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Last Updated: Tuesday, 4 September 2007, 17:36 GMT 18:36 UK
Diplomats face language barrier
By Helier Ying-wah Cheung
BBC News

Richard Woolcott, copyright not specified
Mr Woolcott said mistranslations happened "quite frequently"
Australian politicians are known for their outspoken opinions, and when translated into other languages the results can be hilarious, as a former diplomat's new book illustrates.

Undiplomatic Activities, by Richard Woolcott, describes a catalogue of diplomatic mistranslations and mishaps, many of them involving Australians.

When former Australian PM Bob Hawke once spoke in Japan, interpreters apparently translated "I am not here to play funny buggers" as "I am not here to play laughing homosexuals".

And when Australian Labor Party leader Kevin Rudd worked as a diplomat in China earlier in his career, he is said to have translated his ambassador's speech on the close relationship between Australia and China as: "Australia and China are enjoying simultaneous orgasms in their relationship."

Missing the joke

Speaking to the BBC News website, Mr Woolcott explained that the book was "essentially humorous", and that the individuals involved in the mistranslations were often people he knew well from his job.

Former Australian PM Bob Hawke
Interpreters struggled to translate Mr Hawke's phrase "funny buggers"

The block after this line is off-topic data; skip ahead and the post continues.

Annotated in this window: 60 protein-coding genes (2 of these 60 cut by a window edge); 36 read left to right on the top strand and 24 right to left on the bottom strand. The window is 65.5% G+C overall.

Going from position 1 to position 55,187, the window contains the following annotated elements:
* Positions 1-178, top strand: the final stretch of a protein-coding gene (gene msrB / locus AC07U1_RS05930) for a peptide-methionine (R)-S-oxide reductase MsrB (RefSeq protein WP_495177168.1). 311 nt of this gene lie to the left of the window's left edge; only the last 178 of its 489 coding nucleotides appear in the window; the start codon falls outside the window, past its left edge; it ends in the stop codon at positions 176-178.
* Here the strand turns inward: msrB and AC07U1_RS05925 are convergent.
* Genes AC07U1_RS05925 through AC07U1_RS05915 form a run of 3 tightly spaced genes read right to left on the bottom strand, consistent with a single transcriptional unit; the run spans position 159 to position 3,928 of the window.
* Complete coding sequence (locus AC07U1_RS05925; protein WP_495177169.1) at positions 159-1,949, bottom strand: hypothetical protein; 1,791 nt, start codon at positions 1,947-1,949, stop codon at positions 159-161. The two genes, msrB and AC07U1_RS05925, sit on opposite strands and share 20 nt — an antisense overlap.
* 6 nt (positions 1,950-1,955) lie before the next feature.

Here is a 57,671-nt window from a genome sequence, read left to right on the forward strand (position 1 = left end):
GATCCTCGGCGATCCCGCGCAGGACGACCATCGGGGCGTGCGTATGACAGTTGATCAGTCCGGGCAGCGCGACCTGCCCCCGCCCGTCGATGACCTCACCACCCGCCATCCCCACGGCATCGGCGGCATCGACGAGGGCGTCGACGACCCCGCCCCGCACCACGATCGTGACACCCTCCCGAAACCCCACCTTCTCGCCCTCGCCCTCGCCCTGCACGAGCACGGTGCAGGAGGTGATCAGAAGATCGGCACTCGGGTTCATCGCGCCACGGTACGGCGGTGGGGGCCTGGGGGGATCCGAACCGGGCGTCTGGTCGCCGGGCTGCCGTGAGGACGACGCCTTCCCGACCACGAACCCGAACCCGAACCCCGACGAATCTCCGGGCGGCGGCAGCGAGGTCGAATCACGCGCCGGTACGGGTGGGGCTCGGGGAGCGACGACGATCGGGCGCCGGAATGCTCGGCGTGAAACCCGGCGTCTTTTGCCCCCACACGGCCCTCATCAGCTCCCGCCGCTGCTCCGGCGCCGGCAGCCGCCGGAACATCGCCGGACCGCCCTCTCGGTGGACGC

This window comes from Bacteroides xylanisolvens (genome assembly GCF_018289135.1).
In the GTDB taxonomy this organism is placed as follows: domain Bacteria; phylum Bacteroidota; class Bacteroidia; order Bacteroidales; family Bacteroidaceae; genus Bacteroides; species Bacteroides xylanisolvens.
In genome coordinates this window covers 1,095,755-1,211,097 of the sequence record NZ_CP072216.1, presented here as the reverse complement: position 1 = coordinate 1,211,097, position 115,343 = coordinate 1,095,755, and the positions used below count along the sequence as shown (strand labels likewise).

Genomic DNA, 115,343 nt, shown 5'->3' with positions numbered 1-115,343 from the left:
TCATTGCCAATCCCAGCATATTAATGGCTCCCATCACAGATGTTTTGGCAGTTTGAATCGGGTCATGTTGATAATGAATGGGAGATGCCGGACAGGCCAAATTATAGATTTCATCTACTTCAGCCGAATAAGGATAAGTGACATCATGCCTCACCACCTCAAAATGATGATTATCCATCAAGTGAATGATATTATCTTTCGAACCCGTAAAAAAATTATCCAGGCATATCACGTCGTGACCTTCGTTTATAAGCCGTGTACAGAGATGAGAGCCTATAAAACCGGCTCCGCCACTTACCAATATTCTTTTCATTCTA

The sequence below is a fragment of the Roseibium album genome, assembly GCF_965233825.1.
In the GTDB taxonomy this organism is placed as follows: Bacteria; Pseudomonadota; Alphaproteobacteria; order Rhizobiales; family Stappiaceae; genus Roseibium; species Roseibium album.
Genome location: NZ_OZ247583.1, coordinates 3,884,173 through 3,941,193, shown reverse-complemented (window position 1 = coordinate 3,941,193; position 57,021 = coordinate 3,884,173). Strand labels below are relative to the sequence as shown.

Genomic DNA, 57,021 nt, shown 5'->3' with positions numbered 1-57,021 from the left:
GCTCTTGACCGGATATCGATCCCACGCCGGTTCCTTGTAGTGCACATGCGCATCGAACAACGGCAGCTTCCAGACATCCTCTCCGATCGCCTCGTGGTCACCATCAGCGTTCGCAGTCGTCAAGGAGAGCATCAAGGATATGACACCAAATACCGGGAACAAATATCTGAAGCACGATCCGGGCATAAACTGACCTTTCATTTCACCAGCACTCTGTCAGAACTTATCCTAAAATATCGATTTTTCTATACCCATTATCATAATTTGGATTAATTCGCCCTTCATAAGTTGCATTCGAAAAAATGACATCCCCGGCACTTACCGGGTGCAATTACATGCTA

Of course it is not only Australian diplomats who can fall foul of the language barrier.

Mr Woolcott recalled witnessing one memorable translation when a former foreign minister of the Philippines told a long joke at a banquet in Seoul, South Korea.

"The Korean interpreter was lost, but did not show it. He uttered a few sentences and the audience laughed and applauded," Mr Woolcott wrote in his book.

After the minister complimented the interpreter on his translating skills, the interpreter confessed what he had really said.

"Frankly, minister, I did not understand your joke so I said in Korean that the minister has told his obligatory joke, would you all please laugh heartily and applaud," he admitted.

Mr Woolcott said that such mistranslations happened "quite frequently".

"I've been an interpreter myself, and it's hard to get the nuances sometimes."


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